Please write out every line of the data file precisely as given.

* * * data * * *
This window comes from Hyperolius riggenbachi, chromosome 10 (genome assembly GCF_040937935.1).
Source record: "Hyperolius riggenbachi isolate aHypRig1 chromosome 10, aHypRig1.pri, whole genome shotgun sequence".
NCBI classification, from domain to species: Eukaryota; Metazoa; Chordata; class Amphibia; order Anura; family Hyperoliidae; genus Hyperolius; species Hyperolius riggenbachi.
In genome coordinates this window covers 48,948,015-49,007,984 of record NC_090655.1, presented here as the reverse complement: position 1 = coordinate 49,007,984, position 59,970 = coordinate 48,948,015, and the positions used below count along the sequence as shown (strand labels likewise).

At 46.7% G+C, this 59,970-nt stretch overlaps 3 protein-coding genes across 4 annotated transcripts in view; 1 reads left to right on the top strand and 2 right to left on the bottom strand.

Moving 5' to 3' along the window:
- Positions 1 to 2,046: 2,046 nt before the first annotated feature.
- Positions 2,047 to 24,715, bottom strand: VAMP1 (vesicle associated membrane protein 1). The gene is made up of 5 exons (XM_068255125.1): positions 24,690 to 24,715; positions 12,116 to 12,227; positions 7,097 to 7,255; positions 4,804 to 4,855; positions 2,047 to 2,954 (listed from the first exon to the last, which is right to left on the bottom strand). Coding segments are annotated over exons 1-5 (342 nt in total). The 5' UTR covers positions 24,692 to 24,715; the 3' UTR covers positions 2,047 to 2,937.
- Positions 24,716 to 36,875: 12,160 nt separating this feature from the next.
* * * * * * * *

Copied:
This window comes from Hyperolius riggenbachi, chromosome 10 (genome assembly GCF_040937935.1).
Source record: "Hyperolius riggenbachi isolate aHypRig1 chromosome 10, aHypRig1.pri, whole genome shotgun sequence".
NCBI classification, from domain to species: Eukaryota; Metazoa; Chordata; class Amphibia; order Anura; family Hyperoliidae; genus Hyperolius; species Hyperolius riggenbachi.
In genome coordinates this window covers 48,948,015-49,007,984 of record NC_090655.1, presented here as the reverse complement: position 1 = coordinate 49,007,984, position 59,970 = coordinate 48,948,015, and the positions used below count along the sequence as shown (strand labels likewise).

At 46.7% G+C, this 59,970-nt stretch overlaps 3 protein-coding genes across 4 annotated transcripts in view; 1 reads left to right on the top strand and 2 right to left on the bottom strand.

Moving 5' to 3' along the window:
- Positions 1 to 2,046: 2,046 nt before the first annotated feature.
- Positions 2,047 to 24,715, bottom strand: VAMP1 (vesicle associated membrane protein 1). The gene is made up of 5 exons (XM_068255125.1): positions 24,690 to 24,715; positions 12,116 to 12,227; positions 7,097 to 7,255; positions 4,804 to 4,855; positions 2,047 to 2,954 (listed from the first exon to the last, which is right to left on the bottom strand). Coding segments are annotated over exons 1-5 (342 nt in total). The 5' UTR covers positions 24,692 to 24,715; the 3' UTR covers positions 2,047 to 2,937.
- Positions 24,716 to 36,875: 12,160 nt separating this feature from the next.